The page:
There are many legal considerations when it comes to drunk driving accidents and DUI law in general. For example, police officers must have reasonable suspicion to pull an individual over and probable cause to test them for alcohol, which generally consists of suspicious or dangerous driving behaviors such as ignoring signs or swerving in the lane. What this essentially means is that police do not always jump to the conclusion that another driver may be intoxicated if there is no reason to suspect that the individual had been drinking.
In most instances, being involved in an accident can qualify as reasonable suspicion, which may lead an officer to investigate the possibility of intoxication. However, if the officer detects no reason to suspect a DUI, then he or she may not investigate, even if there is probable cause. While successfully proving that the other driver was intoxicated can almost guarantee that he or she was at fault, it can be difficult to prove if an officer does not test the driver's sobriety level.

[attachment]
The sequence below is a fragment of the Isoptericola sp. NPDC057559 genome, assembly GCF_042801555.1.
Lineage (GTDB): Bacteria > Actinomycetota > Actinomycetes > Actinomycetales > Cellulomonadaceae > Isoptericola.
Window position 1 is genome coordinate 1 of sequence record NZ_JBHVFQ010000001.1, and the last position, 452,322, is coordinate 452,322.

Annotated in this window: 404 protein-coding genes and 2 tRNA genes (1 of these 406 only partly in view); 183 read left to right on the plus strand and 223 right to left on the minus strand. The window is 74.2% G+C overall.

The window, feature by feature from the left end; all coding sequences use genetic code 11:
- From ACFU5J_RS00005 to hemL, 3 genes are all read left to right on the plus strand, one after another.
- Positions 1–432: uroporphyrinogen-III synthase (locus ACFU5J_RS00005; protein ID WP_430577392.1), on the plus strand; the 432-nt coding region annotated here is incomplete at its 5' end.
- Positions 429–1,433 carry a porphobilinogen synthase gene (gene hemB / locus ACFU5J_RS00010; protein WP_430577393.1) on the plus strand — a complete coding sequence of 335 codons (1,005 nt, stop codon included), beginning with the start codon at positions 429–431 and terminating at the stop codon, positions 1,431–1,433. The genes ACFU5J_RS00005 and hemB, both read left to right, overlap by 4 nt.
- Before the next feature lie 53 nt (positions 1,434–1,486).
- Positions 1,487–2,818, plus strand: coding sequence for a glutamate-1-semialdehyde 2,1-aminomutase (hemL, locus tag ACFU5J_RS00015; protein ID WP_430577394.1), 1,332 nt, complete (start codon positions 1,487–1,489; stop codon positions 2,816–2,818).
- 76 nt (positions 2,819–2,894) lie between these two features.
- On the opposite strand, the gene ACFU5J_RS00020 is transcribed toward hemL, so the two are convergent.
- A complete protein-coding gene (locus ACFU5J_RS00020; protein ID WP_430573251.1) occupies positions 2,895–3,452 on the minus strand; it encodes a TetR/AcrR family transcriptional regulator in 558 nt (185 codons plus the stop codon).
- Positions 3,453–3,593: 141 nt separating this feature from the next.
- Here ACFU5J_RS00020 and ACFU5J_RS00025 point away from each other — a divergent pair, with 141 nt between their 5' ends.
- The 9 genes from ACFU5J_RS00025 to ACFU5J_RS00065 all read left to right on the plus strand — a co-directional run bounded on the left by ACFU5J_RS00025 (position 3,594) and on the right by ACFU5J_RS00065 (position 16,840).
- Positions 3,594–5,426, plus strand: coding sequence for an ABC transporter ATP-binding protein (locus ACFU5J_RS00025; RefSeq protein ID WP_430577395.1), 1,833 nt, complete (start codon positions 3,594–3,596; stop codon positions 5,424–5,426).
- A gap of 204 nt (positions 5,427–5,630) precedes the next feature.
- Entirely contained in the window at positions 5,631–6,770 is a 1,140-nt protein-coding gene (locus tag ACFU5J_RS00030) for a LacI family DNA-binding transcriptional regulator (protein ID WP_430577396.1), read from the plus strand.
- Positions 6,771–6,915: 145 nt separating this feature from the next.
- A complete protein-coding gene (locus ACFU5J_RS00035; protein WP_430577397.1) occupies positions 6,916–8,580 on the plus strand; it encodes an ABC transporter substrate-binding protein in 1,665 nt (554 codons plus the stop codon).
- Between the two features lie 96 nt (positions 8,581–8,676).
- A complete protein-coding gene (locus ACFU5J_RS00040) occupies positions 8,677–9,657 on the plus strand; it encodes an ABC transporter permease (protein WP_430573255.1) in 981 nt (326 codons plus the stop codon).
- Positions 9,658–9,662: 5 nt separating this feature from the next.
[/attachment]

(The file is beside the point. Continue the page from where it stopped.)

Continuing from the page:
If you believe that the other driver was intoxicated, and an officer did not test the sobriety level of the driver, then you can step up and attempt to prove with your own evidence that the driver was drunk. While this can be difficult, it is not impossible. With the assistance of police reports and even eyewitnesses, you may be able to establish that the other driver was too intoxicated to safely operate a motor vehicle.
Tennessee residents who believe they were involved in an accident with a drunk driver are encouraged to consult with an attorney about their case. If the authorities did not establish sobriety, it is imperative that you seek legal assistance in order to fully understand the legal complexities that you are undertaking. Additionally, an attorney can help you collect evidence and present it in a way that proves the other driver was drunk.